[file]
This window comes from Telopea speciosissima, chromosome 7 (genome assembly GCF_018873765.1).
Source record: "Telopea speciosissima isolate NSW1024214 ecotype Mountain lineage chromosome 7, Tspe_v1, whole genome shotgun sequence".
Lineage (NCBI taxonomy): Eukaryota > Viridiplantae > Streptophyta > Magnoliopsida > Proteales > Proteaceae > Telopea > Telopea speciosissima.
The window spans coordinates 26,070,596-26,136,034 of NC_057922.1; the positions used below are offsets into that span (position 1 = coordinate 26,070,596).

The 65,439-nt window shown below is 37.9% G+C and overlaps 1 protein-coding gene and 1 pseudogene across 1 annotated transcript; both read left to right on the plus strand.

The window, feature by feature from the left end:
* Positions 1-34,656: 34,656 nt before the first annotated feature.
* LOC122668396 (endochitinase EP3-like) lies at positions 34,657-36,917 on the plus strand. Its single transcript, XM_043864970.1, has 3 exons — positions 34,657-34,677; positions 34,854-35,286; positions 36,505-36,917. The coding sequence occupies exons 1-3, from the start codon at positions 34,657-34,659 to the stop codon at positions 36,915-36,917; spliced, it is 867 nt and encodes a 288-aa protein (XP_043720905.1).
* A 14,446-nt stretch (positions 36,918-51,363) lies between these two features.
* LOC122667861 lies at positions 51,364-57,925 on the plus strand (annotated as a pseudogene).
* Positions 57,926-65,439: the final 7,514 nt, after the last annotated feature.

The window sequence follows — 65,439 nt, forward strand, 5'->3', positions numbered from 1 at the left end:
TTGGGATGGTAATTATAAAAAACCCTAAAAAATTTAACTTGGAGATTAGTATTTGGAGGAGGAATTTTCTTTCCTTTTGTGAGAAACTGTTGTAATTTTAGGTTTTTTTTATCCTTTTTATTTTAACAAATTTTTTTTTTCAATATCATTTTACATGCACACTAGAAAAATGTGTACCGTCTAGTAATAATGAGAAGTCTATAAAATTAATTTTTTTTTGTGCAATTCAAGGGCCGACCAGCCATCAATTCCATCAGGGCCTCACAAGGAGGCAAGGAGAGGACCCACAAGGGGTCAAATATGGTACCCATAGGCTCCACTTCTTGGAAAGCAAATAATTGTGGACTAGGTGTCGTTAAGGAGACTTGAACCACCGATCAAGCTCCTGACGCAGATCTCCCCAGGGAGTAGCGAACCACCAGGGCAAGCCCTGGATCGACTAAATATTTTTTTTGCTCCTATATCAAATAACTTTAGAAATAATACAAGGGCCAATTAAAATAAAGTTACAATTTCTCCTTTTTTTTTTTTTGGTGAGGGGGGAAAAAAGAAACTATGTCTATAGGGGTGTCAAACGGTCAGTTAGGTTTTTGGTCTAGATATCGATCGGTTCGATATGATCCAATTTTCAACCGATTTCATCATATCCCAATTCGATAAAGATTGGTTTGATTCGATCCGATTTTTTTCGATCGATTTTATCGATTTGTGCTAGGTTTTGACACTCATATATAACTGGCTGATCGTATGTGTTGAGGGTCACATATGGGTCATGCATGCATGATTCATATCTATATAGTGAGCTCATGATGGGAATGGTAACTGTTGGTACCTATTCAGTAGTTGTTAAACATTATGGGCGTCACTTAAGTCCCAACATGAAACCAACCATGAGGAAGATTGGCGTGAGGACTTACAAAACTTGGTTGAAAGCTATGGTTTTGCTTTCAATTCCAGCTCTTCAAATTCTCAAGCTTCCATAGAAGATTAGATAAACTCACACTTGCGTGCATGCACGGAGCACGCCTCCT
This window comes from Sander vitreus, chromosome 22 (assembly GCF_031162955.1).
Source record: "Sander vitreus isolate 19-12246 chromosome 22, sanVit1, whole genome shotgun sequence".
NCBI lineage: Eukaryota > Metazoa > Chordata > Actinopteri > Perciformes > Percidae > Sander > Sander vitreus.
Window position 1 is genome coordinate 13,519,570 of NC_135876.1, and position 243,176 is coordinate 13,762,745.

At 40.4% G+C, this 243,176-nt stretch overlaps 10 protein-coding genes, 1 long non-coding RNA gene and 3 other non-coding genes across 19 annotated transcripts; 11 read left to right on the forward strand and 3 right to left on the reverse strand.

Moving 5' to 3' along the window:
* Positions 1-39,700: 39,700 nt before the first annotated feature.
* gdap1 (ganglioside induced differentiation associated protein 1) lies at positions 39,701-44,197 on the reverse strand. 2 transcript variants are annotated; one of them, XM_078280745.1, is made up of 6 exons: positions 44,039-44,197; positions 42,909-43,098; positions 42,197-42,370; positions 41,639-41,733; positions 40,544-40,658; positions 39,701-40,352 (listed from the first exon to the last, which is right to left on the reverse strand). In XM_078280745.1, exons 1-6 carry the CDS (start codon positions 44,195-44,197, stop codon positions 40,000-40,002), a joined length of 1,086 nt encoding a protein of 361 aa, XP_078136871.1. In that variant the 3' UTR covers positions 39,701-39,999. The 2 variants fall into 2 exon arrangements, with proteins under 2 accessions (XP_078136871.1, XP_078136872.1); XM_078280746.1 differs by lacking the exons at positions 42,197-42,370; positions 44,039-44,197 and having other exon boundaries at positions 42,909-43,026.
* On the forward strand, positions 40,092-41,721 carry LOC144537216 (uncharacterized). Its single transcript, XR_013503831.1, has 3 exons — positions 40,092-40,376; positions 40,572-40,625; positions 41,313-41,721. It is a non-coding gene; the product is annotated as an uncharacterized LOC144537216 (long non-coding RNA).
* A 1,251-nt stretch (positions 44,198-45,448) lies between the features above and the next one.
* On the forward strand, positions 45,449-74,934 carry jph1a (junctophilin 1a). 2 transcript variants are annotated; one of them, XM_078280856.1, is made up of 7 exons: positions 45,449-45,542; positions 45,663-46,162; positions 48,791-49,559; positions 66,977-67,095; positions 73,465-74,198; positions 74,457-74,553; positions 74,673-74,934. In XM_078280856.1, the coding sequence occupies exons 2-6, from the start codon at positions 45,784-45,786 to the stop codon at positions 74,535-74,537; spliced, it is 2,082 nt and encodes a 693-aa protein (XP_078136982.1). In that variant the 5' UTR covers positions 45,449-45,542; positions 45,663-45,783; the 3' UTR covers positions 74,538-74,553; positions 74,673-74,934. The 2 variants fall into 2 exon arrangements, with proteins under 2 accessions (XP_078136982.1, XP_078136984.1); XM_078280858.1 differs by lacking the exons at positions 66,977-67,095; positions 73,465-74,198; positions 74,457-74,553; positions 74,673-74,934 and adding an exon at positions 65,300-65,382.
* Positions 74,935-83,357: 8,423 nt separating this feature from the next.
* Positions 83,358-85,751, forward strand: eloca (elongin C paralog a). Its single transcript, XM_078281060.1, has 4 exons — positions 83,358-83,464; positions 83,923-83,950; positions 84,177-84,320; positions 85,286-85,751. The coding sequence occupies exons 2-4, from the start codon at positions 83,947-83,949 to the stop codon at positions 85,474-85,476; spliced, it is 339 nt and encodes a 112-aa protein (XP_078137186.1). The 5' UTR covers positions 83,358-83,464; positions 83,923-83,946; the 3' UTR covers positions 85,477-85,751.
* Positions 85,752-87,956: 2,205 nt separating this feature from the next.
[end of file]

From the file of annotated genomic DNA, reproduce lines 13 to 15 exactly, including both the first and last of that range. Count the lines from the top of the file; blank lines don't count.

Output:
TTGGGATGGTAATTATAAAAAACCCTAAAAAATTTAACTTGGAGATTAGTATTTGGAGGAGGAATTTTCTTTCCTTTTGTGAGAAACTGTTGTAATTTTAGGTTTTTTTTATCCTTTTTATTTTAACAAATTTTTTTTTTCAATATCATTTTACATGCACACTAGAAAAATGTGTACCGTCTAGTAATAATGAGAAGTCTATAAAATTAATTTTTTTTTGTGCAATTCAAGGGCCGACCAGCCATCAATTCCATCAGGGCCTCACAAGGAGGCAAGGAGAGGACCCACAAGGGGTCAAATATGGTACCCATAGGCTCCACTTCTTGGAAAGCAAATAATTGTGGACTAGGTGTCGTTAAGGAGACTTGAACCACCGATCAAGCTCCTGACGCAGATCTCCCCAGGGAGTAGCGAACCACCAGGGCAAGCCCTGGATCGACTAAATATTTTTTTTGCTCCTATATCAAATAACTTTAGAAATAATACAAGGGCCAATTAAAATAAAGTTACAATTTCTCCTTTTTTTTTTTTTGGTGAGGGGGGAAAAAAGAAACTATGTCTATAGGGGTGTCAAACGGTCAGTTAGGTTTTTGGTCTAGATATCGATCGGTTCGATATGATCCAATTTTCAACCGATTTCATCATATCCCAATTCGATAAAGATTGGTTTGATTCGATCCGATTTTTTTCGATCGATTTTATCGATTTGTGCTAGGTTTTGACACTCATATATAACTGGCTGATCGTATGTGTTGAGGGTCACATATGGGTCATGCATGCATGATTCATATCTATATAGTGAGCTCATGATGGGAATGGTAACTGTTGGTACCTATTCAGTAGTTGTTAAACATTATGGGCGTCACTTAAGTCCCAACATGAAACCAACCATGAGGAAGATTGGCGTGAGGACTTACAAAACTTGGTTGAAAGCTATGGTTTTGCTTTCAATTCCAGCTCTTCAAATTCTCAAGCTTCCATAGAAGATTAGATAAACTCACACTTGCGTGCATGCACGGAGCACGCCTCCT
This window comes from Sander vitreus, chromosome 22 (assembly GCF_031162955.1).
Source record: "Sander vitreus isolate 19-12246 chromosome 22, sanVit1, whole genome shotgun sequence".